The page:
Adam is known in the neuroscience community for his published work and extensive collaborations aimed at broadly accelerating progress in the field. As a PhD student, Hertz Foundation Fellow, and postdoctoral researcher with George Church at Harvard and Ed Boyden at MIT, he devised roadmaps for scalable brain mapping and for the integration of deep learning and neuroscience, helped initiate the fields of molecular recording and optical connectomics, designed novel optoelectronic neural recorders, patented a new approach for molecular readout from the brain, helped obtain tens of millions of dollars in research funding, and co-founded a company to improve reproducibility in biological experiments. Earlier, as a student at Yale, he studied theoretical quantum physics and co-authored software for DNA nanotechnology design. At Kernel, Adam will draw on these broad perspectives to accelerate human neuroscience.
About Ed Boyden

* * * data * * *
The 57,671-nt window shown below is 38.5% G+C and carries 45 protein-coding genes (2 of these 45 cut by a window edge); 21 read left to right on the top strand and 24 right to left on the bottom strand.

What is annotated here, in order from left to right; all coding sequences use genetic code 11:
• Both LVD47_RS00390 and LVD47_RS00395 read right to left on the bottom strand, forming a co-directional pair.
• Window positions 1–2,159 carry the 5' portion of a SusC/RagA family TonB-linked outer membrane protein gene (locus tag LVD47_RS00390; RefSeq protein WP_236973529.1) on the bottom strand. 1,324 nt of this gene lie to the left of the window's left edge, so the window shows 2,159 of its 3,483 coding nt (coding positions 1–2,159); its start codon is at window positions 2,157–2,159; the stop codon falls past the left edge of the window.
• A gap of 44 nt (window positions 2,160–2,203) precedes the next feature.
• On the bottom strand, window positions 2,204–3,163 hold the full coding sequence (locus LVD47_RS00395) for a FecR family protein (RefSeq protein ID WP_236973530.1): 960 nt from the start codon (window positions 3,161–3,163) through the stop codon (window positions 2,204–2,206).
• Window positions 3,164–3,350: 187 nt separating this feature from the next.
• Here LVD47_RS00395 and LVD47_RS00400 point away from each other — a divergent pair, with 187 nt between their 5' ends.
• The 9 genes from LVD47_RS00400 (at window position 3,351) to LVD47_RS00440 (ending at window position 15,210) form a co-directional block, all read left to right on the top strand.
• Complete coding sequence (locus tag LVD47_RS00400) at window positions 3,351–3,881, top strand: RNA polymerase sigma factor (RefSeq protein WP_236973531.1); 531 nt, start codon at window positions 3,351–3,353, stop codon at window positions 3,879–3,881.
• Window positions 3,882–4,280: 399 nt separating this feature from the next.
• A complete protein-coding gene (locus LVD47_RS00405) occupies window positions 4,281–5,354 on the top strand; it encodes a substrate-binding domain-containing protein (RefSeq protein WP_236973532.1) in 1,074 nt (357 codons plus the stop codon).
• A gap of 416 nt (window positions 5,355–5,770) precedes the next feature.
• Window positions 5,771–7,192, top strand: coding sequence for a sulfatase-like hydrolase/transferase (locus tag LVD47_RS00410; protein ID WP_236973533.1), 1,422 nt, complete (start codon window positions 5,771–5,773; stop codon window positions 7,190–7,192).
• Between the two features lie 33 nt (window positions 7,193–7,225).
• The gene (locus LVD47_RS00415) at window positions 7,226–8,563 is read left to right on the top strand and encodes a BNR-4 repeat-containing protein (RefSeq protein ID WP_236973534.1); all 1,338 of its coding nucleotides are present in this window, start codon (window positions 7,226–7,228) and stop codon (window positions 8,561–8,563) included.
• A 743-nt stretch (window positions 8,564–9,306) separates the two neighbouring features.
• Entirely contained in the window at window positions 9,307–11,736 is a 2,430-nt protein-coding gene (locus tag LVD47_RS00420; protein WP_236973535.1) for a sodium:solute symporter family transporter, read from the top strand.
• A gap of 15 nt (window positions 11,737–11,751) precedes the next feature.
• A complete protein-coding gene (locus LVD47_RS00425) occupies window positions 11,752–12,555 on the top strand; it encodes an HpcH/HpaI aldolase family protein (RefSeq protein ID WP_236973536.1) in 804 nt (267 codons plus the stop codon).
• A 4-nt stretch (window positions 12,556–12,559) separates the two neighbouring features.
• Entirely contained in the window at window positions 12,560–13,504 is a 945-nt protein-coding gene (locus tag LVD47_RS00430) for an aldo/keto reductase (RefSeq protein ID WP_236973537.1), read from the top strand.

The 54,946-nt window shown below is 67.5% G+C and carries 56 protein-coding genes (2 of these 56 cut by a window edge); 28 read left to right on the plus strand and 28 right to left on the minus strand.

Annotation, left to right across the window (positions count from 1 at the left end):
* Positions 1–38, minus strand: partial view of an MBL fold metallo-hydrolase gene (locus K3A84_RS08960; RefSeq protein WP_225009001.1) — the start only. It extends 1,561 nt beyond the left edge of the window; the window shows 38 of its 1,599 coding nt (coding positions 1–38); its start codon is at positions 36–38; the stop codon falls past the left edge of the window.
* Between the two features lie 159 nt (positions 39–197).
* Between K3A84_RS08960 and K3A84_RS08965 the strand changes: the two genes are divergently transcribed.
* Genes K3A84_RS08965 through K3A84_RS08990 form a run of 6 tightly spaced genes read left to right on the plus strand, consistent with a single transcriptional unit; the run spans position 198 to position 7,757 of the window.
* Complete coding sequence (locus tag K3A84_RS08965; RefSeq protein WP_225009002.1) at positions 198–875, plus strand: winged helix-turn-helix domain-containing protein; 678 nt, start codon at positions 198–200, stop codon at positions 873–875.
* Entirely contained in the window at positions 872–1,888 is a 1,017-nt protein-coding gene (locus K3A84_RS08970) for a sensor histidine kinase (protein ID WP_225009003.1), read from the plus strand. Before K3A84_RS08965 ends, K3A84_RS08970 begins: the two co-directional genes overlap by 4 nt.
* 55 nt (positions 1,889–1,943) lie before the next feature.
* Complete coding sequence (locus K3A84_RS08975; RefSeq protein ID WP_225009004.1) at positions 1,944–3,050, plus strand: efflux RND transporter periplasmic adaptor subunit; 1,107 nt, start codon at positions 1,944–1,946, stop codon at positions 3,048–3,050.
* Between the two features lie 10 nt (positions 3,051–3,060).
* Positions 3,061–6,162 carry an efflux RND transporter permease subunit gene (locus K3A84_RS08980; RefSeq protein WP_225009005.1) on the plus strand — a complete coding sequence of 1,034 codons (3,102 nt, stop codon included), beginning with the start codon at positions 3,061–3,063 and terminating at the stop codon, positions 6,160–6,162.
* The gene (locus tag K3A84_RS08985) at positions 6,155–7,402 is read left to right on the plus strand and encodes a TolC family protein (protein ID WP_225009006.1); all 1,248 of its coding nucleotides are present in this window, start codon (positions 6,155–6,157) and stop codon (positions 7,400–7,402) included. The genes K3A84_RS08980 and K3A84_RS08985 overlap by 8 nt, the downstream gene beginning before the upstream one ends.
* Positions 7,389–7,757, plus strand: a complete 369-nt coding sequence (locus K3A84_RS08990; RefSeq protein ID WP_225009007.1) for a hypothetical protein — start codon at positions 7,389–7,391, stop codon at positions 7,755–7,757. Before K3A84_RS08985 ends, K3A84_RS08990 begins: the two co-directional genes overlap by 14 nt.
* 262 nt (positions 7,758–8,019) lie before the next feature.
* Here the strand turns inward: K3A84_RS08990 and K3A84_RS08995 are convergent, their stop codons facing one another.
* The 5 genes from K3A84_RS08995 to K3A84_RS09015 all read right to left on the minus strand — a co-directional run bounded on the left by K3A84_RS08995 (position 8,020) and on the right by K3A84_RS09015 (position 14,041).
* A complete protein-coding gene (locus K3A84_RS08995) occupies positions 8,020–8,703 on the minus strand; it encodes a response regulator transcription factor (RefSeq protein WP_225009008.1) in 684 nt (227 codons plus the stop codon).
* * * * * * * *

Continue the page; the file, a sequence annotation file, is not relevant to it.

Ed Boyden is a professor of Biological Engineering and Brain and Cognitive Sciences at the MIT Media Lab and the MIT McGovern Institute. He leads the Synthetic Neurobiology Group, which develops tools for analyzing and repairing complex biological systems such as the brain, and applies them systematically to reveal ground truth principles of biological function as well as to repair these systems. These technologies, created often in interdisciplinary collaborations, include expansion microscopy, which enables complex biological systems to be imaged with nanoscale precision, optogenetic tools, which enable the activation and silencing of neural activity with light, and optical, nanofabricated, and robotic interfaces that enable recording and control of neural dynamics. He has launched an award-winning series of classes at MIT that teach principles of neuroengineering, starting with basic principles of how to control and observe neural functions, and culminating with strategies for launching companies in the nascent neurotechnology space. He also co-directs the MIT Center for Neurobiological Engineering, which aims to develop new tools to accelerate neuroscience progress. Amongst other recognitions, he has received the Breakthrough Prize in Life Sciences (2016), the BBVA Foundation Frontiers of Knowledge Award (2015), the Society for Neuroscience Young Investigator Award (2015), the Carnegie Prize in Mind and Brain Sciences (2015), the Jacob Heskel Gabbay Award (2013), the Grete Lundbeck Brain Prize (2013), the NIH Director’s Pioneer Award (2013), the NIH Director’s Transformative Research Award (twice, 2012 and 2013), and the Perl/UNC Neuroscience Prize (2011). He was also named to the World Economic Forum Young Scientist list (2013), the Technology Review World’s “Top 35 Innovators under Age 35” list (2006), and his work was included in Nature Methods “Method of the Year” in 2010. Ed received his Ph.D. in neurosciences from Stanford University as a Hertz Fellow, where he discovered that the molecular mechanisms used to store a memory are determined by the content to be learned. Before that, he received three degrees in electrical engineering, computer science, and physics from MIT.